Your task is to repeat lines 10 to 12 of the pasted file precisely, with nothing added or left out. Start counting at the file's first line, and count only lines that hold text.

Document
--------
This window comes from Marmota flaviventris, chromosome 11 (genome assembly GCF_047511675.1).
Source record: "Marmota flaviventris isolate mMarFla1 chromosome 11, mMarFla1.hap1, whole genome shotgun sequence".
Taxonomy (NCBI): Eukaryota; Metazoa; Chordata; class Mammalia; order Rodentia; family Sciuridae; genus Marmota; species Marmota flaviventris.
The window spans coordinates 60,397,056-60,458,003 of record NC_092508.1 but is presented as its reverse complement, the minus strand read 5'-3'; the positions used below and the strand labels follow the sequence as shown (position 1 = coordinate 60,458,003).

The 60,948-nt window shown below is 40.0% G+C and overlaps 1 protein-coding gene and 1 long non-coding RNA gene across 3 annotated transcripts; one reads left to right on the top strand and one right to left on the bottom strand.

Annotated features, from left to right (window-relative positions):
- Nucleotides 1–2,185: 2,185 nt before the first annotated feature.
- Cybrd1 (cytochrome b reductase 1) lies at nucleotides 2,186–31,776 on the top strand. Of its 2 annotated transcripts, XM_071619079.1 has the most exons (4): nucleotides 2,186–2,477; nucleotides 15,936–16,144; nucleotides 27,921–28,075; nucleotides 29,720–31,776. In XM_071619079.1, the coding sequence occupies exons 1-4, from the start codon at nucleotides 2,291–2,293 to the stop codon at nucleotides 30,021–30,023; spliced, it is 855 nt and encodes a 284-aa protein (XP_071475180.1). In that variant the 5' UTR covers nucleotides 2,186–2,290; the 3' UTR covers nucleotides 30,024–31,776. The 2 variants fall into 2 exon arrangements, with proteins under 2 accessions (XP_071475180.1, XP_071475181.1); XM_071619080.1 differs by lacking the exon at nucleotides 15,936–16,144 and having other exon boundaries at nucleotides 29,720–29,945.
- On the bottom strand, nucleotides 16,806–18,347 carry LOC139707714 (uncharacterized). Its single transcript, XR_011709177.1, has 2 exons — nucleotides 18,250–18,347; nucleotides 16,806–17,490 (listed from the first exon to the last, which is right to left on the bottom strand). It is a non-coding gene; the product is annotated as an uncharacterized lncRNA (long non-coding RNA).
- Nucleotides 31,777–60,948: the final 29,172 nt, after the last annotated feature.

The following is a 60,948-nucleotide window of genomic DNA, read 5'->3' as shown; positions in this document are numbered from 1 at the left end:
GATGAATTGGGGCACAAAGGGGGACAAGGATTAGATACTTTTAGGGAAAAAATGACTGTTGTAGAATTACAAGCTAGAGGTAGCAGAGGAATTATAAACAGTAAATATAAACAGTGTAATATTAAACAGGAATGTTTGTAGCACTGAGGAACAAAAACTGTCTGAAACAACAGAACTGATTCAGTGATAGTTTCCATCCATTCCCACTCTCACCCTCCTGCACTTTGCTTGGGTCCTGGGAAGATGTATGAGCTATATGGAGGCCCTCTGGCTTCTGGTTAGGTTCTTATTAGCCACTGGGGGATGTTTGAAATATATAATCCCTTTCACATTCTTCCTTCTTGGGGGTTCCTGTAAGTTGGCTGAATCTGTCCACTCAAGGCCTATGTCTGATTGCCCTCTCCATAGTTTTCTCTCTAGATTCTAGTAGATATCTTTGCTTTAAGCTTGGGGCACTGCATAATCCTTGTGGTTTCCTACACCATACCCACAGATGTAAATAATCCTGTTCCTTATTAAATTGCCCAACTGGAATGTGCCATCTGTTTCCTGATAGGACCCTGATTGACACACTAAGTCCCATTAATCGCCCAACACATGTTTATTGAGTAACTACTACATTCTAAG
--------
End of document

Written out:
- Nucleotides 31,777–60,948: the final 29,172 nt, after the last annotated feature.

The following is a 60,948-nucleotide window of genomic DNA, read 5'->3' as shown; positions in this document are numbered from 1 at the left end:
GATGAATTGGGGCACAAAGGGGGACAAGGATTAGATACTTTTAGGGAAAAAATGACTGTTGTAGAATTACAAGCTAGAGGTAGCAGAGGAATTATAAACAGTAAATATAAACAGTGTAATATTAAACAGGAATGTTTGTAGCACTGAGGAACAAAAACTGTCTGAAACAACAGAACTGATTCAGTGATAGTTTCCATCCATTCCCACTCTCACCCTCCTGCACTTTGCTTGGGTCCTGGGAAGATGTATGAGCTATATGGAGGCCCTCTGGCTTCTGGTTAGGTTCTTATTAGCCACTGGGGGATGTTTGAAATATATAATCCCTTTCACATTCTTCCTTCTTGGGGGTTCCTGTAAGTTGGCTGAATCTGTCCACTCAAGGCCTATGTCTGATTGCCCTCTCCATAGTTTTCTCTCTAGATTCTAGTAGATATCTTTGCTTTAAGCTTGGGGCACTGCATAATCCTTGTGGTTTCCTACACCATACCCACAGATGTAAATAATCCTGTTCCTTATTAAATTGCCCAACTGGAATGTGCCATCTGTTTCCTGATAGGACCCTGATTGACACACTAAGTCCCATTAATCGCCCAACACATGTTTATTGAGTAACTACTACATTCTAAG